The aim of this work is to study the influence of modified viscosity-temperature equation on thermohydrodynamic analysis of plain journal bearing. The viscosity-temperature equation has been modified to predict the proper relation between viscosity and temperature for forecasting the correct temperature and pressure in plain journal bearing. The pressure and temperature distribution in the journal bearing which was almost equal to the temperature obtained by experimental results of Ferron J. et al. [3]. The results have been validated by comparison with experimental results of Ferron J. et al. [3] and show good agreement.

2. Governing Equations

In the present work three dimensional energy equation, heat conduction and Reynolds equation were considered for analysis of thermohydrodynamic analysis of a plain journal bearing. The bearing has a groove of 18° extent at the load line. Single axial groove has been used for supplying fluid to the bearing under, negligible pressure. The model based on the simultaneous numerical solution of the generalized Reynolds and three dimensional energy equations within the fluid-film and the heat transfer within the bush body.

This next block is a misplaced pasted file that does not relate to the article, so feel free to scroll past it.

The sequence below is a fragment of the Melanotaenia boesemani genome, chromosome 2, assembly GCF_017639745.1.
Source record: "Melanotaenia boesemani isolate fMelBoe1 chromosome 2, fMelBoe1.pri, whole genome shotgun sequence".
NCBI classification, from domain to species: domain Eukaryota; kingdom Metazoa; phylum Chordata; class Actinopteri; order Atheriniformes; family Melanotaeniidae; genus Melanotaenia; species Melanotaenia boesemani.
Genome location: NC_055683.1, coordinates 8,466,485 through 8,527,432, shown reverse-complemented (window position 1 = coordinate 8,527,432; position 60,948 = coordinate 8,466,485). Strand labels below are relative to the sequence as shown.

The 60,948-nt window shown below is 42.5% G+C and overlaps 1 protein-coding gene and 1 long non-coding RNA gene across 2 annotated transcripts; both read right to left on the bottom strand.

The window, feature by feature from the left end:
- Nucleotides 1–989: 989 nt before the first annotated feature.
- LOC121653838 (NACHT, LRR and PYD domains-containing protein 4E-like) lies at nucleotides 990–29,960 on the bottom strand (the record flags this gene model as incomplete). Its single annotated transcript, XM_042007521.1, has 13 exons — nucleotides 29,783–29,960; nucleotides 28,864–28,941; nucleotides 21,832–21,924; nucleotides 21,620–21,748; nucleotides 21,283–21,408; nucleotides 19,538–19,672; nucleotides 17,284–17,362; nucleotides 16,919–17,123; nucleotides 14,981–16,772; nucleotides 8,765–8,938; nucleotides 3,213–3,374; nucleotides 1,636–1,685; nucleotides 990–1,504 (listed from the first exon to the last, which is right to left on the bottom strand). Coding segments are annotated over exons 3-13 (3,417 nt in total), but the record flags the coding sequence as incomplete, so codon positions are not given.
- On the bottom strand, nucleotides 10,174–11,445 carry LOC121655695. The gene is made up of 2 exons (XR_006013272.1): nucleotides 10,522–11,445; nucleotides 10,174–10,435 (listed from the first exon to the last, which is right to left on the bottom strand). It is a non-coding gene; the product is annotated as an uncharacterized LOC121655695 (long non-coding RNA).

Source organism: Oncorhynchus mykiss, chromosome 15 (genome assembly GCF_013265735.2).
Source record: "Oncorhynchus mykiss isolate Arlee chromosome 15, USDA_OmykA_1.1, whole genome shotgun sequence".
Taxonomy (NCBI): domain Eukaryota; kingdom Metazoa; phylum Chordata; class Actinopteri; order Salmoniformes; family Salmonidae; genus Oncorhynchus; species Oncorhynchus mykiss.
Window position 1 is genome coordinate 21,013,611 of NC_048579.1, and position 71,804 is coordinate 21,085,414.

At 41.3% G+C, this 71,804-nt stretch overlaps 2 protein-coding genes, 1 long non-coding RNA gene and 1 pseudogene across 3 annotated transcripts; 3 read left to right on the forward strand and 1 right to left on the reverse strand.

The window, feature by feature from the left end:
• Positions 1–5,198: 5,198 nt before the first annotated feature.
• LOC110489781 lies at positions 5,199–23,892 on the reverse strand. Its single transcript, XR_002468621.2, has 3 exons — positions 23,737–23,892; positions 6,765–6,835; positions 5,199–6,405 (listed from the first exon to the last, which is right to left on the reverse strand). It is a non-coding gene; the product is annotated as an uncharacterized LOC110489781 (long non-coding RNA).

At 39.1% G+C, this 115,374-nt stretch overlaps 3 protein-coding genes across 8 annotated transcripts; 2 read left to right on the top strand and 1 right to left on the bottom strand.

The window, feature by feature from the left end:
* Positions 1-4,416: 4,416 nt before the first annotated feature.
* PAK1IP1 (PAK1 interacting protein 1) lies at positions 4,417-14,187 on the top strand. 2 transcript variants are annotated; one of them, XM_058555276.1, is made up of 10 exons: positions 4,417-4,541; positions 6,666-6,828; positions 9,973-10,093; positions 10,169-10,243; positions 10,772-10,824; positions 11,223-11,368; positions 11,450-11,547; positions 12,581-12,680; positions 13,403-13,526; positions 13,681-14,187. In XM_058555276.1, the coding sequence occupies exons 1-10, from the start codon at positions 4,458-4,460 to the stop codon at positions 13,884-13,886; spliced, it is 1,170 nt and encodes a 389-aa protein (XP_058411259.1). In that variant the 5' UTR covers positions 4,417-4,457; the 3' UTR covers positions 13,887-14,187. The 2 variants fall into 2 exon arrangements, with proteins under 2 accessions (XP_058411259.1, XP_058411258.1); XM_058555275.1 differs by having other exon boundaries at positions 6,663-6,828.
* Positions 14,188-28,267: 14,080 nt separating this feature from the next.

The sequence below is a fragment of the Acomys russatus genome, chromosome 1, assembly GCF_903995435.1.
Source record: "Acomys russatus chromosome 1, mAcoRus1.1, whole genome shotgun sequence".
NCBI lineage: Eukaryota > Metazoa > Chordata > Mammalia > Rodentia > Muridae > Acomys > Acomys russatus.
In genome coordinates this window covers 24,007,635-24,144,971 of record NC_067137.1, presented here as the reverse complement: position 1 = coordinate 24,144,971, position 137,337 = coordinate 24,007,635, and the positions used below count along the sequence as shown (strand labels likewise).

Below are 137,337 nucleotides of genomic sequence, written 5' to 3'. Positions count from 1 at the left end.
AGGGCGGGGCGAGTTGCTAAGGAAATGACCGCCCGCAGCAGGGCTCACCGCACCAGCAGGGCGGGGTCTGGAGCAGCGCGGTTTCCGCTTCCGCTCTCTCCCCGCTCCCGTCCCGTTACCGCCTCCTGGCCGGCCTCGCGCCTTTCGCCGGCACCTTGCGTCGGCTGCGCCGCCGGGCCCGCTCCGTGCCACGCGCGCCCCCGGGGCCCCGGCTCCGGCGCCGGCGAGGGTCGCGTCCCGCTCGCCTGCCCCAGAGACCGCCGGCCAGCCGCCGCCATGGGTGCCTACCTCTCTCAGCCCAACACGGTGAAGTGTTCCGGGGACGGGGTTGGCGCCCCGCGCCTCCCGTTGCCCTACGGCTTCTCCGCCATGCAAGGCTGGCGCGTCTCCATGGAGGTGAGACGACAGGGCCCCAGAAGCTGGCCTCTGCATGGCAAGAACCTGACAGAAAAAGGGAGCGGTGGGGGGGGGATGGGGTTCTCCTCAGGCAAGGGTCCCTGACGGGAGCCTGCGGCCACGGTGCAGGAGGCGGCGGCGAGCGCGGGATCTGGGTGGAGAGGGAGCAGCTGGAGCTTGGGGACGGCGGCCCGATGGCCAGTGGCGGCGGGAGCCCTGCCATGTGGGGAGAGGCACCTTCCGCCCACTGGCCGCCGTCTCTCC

2.1. Generalized Reynolds Equation

Navier derived the equations of fluid motion for a viscous fluid. Stokes also derived the governing equations of motion for a viscous fluid, and the basic equations are known as Navier-Stokes equations of motion. The Reynolds equation is a simplified version of Navier-Stokes equation. All hydrodynamic lubrication can be expressed mathematically in the form of an equation which was originally derived by Reynolds and is known as the Reynolds equation. This equation was first derived by Osborne Reynolds. The hydrodynamic pressure and the velocity field within fluid flow were accurately described through the solution of the complete Navier-Stokes equations. This has provided a strong foundation and basis for the design of hydrodynamic lubricated bearings.

This paper is to deal with the finite element analysis of Reynolds’ equation. It will show how the finite element technique is used to form an approximate solution of the basic Reynolds’ equation. The analysis has been incorporated in a computer programme and results were presented. A Reynolds equation in the following dimensionless form governs the flow of incompressible isoviscous fluid in the clearance space of a journal bearing system. This equation in the Cartesian coordinate system is written as,


where the non-dimensional functions of viscosity are defined, by,